10 Things Missionaries Wished Their Churches Knew

February 11, 2016

what missionaries wish churches knew

“Without adequate member care strategies there is little hope for the ongoing maintenance of the frontier missionary movement. More than that, these missionaries require special attention so that in the context of sacrifice and isolation, they can still reach the people they are called to.” -Kelly O’Donnell

Today more and more missionaries and non profit workers on social justice missions are moving overseas to work on issues of orphan care, sex trafficking, drilling wells, and creating peace in conflict zones. We’re in the age of the International Justice Mission and the A21 campaign. We’re in a time where youth are moving to difficult locations to provide practical aid, not just Bible studies.

The modern day missionaries are not just discipling, they’re running non profits, and creating social enterprises, they’re rescuing girls from sex trafficking and building schools.

They’re taking on more than the missionaries of old have ever taken on before. They’re being Jesus in a way that is unique and needed and they’re taking on heavier burdens that technology has granted them from administrative and website tasks, to social media campaigns, to trying to start an income generation project with fierce market competition, to raising funds in an environment that is filled with “do good” projects to choose from. Many take on these great endeavors alone, struggling to find committed people to gather around them.

I’ve heard some leaders in churches say that most missionaries are just depressed, broken people who are socially awkward, and struggling in their faith. This makes me angry because that isn’t the true representation of the heroes I’ve met on the field.

My other response is: If that’s so, what do you think made them that way?

The reality is, many churches and organizations send missionaries out and then forget about them. Most do not provide ongoing, monthly member care that is adequate to meet the physical, spiritual, and emotional needs of those going out.

We send people out to the front lines and then are disappointed when they get wounded, as if that wasn’t a natural consequence of war.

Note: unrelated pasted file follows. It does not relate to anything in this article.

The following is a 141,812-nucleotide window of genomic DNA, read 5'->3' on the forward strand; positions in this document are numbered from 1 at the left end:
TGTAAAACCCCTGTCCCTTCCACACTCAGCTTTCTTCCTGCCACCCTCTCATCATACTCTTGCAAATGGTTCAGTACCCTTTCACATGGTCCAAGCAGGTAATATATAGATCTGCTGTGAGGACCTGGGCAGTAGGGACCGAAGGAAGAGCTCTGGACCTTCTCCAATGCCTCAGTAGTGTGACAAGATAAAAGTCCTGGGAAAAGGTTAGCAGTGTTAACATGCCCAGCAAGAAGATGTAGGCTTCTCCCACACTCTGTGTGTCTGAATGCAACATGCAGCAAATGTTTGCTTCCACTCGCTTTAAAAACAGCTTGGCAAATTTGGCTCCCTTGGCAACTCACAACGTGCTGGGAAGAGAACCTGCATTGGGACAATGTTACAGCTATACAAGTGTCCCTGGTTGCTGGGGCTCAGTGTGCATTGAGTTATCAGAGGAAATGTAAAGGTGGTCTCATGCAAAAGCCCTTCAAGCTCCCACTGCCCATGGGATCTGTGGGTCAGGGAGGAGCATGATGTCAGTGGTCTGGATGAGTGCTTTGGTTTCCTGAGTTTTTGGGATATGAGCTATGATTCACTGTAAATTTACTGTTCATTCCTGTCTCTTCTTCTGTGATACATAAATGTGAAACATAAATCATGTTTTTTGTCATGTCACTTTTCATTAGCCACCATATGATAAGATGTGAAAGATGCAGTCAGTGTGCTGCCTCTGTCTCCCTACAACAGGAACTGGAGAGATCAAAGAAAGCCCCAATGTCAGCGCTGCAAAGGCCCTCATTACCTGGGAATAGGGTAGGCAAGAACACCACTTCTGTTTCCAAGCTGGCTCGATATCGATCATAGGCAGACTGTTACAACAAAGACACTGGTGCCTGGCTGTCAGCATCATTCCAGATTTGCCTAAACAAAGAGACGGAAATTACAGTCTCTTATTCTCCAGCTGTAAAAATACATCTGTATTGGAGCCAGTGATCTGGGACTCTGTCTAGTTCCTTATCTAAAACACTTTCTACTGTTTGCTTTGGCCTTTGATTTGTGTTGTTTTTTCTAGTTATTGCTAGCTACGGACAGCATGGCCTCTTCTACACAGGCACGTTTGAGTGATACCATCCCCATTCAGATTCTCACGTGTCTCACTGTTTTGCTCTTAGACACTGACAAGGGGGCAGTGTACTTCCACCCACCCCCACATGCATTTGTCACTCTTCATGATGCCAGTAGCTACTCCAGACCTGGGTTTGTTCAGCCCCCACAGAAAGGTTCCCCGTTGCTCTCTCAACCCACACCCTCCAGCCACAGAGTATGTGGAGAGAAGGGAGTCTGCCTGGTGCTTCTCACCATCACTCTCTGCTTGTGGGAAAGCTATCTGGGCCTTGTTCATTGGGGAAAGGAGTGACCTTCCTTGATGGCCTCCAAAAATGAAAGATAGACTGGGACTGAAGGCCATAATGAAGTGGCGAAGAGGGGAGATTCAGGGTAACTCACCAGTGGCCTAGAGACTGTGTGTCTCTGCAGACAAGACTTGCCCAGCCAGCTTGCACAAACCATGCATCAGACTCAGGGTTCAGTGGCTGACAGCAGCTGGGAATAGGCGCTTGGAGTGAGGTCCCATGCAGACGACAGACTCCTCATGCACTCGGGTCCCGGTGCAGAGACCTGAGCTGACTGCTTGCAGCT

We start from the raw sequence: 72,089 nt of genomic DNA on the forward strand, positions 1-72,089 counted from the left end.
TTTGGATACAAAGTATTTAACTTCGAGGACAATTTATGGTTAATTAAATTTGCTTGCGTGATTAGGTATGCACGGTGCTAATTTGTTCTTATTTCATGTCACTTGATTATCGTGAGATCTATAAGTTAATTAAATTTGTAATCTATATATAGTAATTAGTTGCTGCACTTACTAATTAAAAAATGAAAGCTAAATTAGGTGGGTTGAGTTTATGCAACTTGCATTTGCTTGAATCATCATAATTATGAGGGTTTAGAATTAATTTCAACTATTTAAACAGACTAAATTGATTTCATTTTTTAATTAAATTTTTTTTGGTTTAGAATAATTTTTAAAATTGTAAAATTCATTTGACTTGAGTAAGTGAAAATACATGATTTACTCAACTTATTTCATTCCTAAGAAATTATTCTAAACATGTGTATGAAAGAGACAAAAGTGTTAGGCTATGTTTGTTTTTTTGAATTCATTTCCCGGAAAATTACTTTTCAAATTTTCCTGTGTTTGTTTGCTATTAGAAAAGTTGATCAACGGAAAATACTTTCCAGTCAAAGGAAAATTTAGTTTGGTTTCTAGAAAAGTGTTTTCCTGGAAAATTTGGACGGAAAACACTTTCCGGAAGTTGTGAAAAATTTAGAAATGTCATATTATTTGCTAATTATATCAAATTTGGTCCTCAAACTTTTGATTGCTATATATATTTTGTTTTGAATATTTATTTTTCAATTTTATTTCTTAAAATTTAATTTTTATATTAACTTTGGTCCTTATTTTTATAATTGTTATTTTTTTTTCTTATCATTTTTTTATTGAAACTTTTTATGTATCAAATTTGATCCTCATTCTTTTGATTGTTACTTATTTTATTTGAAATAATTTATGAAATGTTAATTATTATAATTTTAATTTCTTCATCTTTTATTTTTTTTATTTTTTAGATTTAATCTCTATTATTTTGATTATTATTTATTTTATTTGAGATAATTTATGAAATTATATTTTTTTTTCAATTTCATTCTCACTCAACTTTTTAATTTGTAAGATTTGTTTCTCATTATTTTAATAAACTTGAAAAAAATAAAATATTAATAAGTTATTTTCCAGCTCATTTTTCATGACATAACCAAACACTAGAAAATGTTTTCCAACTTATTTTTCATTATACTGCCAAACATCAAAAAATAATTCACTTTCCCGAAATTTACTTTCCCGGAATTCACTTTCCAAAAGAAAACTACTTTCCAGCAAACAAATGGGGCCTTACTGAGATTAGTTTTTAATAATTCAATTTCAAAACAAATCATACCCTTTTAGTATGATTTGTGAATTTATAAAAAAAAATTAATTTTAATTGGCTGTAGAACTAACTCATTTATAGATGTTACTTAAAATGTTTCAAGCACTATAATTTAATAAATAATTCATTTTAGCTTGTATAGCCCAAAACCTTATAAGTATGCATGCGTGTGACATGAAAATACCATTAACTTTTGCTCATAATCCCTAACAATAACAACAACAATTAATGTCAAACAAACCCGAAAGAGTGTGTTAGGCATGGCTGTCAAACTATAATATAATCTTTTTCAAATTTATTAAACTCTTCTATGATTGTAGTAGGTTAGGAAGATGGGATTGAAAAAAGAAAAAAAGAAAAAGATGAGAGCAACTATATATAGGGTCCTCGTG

Missions is God’s heartbeat. We can’t have church without going out there and loving people.

Every church should have a growing missions department and member care team, otherwise, we’re missing a huge piece of God’s heart.

He longs for the lost, for the hurting, for his beautiful treasures. He’s there with them. We will miss really knowing Him if we never get His heart for the ones the world doesn’t see as valuable. 

Here are 10 things missionaries wished their churches and supporters knew:

1. We don’t really have time to answer emails

We mean well, we really do. But often times the internet goes out, we’re in a different time zone, or we’re trying to work on a newsletter, or a woman comes into our office needing safety from her abusive husband. With about 1,000 things on our to do list, and many interruptions, the burden of trying to answer questions, is sometimes just too exhausting. Our life isn’t as exotic as you think. Most of us don’t hold babies all day. We don’t have AC and we have that rooster constantly crowing in our window. Try to cut us some slack and realize that most of us are perfectionists and we’re harder on ourselves than you could ever be. We feel guilty about most things, all the time.

2. We can’t be your babysitter

We need people. But we need people who can commit to staying for a while, who are flexible, and understand what it means to serve, who can be self motivated and directed. We don’t need short term people who are basically getting others to pay for their vacation. We don’t want to worry about you running off to marry a local, or falling and getting killed in a boda boda accident, or contracting dysentery from eating the street meat. It would help if our supporters and churches could manage the screening process for volunteers so we only get high quality, trained volunteers who have a servant heart. These are people who’d be willing to do anything, who don’t balk at danger or difficulty and aren’t squeamish. People who are emotionally stable and solid. People who are mature enough to know what they don’t know.